How do social scientists study the impact of social networking sites on racial identity formation? How has the Internet impacted the accumulation of social and cultural capital? By synthesizing insights across a variety of disciplines, this book builds an original theoretical perspective through which these and other questions about core social processes can be addressed. Three case studies of how African Americans use information and communication technologies (ICTs) are used to illustrate this theoretical perspective. They show how groups can leverage ICTs to overcome historical inequalities. The book argues that the lenses through which scholars and society’s leaders think about new technology place too much emphasis on the technological and economic aspects of ICTs, and not enough on the impact of ICTs on social processes at the everyday level.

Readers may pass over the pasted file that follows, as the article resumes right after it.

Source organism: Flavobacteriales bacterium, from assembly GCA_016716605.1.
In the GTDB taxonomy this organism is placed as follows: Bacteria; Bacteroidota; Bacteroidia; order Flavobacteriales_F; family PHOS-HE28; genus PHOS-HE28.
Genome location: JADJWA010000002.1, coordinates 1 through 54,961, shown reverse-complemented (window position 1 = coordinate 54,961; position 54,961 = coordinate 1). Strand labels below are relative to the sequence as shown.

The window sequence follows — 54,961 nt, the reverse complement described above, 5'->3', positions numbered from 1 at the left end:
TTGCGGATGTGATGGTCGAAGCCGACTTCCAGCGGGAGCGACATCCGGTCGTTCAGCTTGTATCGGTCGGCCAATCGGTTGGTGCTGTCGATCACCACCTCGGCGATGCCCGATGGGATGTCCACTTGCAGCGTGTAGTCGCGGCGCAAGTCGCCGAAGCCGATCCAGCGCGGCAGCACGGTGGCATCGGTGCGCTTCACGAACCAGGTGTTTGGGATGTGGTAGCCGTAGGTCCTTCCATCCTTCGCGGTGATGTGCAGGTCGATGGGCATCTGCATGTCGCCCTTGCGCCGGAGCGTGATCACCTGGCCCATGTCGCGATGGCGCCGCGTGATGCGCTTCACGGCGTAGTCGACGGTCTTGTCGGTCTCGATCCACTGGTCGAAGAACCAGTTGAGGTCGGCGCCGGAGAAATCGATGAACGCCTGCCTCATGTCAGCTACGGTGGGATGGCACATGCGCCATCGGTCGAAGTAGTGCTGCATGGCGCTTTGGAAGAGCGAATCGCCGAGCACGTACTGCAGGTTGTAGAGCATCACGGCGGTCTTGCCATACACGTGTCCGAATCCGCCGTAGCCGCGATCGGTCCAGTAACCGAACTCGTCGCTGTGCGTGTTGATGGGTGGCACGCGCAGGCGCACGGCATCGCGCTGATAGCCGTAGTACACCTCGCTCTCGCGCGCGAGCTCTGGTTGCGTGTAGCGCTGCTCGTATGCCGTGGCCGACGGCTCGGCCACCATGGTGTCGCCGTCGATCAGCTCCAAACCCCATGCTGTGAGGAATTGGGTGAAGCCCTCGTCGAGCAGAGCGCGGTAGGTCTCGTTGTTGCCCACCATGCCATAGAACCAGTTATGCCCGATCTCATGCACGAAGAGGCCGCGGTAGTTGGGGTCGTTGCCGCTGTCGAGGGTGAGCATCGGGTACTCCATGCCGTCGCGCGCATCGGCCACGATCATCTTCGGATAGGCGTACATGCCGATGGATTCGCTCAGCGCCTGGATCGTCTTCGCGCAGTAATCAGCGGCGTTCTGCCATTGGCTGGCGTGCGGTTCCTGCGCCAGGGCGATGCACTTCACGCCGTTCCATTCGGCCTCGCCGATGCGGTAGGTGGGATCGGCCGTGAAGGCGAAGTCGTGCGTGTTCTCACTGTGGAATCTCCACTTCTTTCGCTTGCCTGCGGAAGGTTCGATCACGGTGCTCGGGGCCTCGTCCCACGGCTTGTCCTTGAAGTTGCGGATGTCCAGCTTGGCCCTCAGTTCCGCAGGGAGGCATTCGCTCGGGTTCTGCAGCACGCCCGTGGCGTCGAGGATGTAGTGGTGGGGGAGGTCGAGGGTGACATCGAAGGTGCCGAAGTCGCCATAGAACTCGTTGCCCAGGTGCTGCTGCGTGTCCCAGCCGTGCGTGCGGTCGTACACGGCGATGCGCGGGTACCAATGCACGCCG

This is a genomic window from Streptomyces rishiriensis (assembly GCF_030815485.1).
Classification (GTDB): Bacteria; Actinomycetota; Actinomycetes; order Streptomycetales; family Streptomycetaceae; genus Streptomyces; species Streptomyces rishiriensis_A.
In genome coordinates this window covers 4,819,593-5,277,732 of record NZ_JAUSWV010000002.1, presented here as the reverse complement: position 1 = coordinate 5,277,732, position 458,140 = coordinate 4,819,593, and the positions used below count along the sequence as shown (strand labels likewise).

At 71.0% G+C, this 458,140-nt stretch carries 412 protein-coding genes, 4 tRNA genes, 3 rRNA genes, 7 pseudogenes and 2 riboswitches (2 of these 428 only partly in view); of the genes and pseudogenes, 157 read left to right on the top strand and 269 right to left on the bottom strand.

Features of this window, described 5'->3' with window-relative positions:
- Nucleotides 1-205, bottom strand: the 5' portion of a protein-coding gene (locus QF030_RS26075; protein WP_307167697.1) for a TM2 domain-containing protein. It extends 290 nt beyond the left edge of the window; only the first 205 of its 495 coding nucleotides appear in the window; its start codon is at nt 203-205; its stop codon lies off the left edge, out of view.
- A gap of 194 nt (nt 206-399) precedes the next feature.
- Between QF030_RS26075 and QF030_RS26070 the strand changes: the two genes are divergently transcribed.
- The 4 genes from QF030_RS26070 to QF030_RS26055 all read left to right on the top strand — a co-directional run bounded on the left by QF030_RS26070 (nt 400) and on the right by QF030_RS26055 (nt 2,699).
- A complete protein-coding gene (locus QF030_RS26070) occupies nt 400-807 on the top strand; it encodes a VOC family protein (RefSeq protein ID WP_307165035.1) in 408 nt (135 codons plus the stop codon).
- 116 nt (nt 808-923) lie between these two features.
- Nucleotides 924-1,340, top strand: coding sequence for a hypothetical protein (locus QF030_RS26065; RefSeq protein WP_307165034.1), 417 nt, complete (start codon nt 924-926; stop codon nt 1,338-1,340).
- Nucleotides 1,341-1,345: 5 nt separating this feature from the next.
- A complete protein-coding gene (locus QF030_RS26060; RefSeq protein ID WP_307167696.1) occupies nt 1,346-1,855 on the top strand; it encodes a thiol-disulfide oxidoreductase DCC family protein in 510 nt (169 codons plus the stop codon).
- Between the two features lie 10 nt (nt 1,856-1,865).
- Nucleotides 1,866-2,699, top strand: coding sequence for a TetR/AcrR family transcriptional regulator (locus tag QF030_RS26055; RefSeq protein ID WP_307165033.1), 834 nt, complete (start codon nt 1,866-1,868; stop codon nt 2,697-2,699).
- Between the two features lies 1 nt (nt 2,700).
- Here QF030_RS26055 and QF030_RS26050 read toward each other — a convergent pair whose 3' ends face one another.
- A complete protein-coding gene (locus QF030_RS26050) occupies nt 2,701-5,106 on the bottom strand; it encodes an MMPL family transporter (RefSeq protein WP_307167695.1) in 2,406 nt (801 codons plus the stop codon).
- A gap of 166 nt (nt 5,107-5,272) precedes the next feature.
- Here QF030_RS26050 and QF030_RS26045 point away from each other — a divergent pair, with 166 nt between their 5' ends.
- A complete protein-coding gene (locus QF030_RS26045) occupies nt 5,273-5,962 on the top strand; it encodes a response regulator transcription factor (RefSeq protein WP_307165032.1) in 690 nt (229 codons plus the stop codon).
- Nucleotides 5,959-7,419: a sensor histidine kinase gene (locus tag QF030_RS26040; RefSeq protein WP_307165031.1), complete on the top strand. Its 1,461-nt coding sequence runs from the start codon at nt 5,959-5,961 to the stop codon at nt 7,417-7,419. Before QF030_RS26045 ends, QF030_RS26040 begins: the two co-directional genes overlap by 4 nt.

About the Author
Roderick Graham (PhD, City University of New York Graduate Center) is Assistant Professor of Sociology at Old Dominion University in Norfolk, Virginia. He has published articles in Sociology Compass, New Media & Society, and Information, Communication and Society.
Table of Contents
Contents: The Information Society – The Digital Divide – The Digital Practice Perspective – The Digital Practice of Weak Tie Development – The Digital Practice of Maintaining Family Ties via Mobile Phone – The Digital Practice of Maintaining Digital Enclaves – The Digital Practice Perspective and Social Policy: Improving the Social, Cultural, and Civic Quality of the Digital Environment – Conclusion: Smart Mobs, Flash Mobs, Flash Robs and the Revolutionary Potential of the Digital Environment.